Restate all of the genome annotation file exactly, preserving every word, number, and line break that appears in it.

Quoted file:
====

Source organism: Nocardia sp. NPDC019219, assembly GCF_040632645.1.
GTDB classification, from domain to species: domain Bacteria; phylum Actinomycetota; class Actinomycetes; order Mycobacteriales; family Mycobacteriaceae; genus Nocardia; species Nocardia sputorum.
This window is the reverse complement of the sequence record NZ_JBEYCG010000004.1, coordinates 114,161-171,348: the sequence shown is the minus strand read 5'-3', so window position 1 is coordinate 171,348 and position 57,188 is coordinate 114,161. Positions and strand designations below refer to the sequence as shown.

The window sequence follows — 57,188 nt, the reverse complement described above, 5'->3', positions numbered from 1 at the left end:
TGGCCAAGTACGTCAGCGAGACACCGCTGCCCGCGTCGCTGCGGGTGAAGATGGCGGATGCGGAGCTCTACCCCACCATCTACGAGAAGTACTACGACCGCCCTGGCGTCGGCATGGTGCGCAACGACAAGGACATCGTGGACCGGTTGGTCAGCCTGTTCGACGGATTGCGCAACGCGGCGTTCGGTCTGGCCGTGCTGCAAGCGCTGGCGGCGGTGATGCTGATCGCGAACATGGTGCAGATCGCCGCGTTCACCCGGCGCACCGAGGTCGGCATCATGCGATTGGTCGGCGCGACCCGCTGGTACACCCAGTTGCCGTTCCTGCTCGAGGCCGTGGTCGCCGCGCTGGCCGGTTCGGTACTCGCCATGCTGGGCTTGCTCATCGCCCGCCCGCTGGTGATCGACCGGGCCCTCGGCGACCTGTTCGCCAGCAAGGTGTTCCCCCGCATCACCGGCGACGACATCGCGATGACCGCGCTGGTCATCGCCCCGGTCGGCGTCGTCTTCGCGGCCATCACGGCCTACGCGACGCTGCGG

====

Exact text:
Source organism: Nocardia sp. NPDC019219, assembly GCF_040632645.1.
GTDB classification, from domain to species: domain Bacteria; phylum Actinomycetota; class Actinomycetes; order Mycobacteriales; family Mycobacteriaceae; genus Nocardia; species Nocardia sputorum.
This window is the reverse complement of the sequence record NZ_JBEYCG010000004.1, coordinates 114,161-171,348: the sequence shown is the minus strand read 5'-3', so window position 1 is coordinate 171,348 and position 57,188 is coordinate 114,161. Positions and strand designations below refer to the sequence as shown.

The window sequence follows — 57,188 nt, the reverse complement described above, 5'->3', positions numbered from 1 at the left end:
TGGCCAAGTACGTCAGCGAGACACCGCTGCCCGCGTCGCTGCGGGTGAAGATGGCGGATGCGGAGCTCTACCCCACCATCTACGAGAAGTACTACGACCGCCCTGGCGTCGGCATGGTGCGCAACGACAAGGACATCGTGGACCGGTTGGTCAGCCTGTTCGACGGATTGCGCAACGCGGCGTTCGGTCTGGCCGTGCTGCAAGCGCTGGCGGCGGTGATGCTGATCGCGAACATGGTGCAGATCGCCGCGTTCACCCGGCGCACCGAGGTCGGCATCATGCGATTGGTCGGCGCGACCCGCTGGTACACCCAGTTGCCGTTCCTGCTCGAGGCCGTGGTCGCCGCGCTGGCCGGTTCGGTACTCGCCATGCTGGGCTTGCTCATCGCCCGCCCGCTGGTGATCGACCGGGCCCTCGGCGACCTGTTCGCCAGCAAGGTGTTCCCCCGCATCACCGGCGACGACATCGCGATGACCGCGCTGGTCATCGCCCCGGTCGGCGTCGTCTTCGCGGCCATCACGGCCTACGCGACGCTGCGG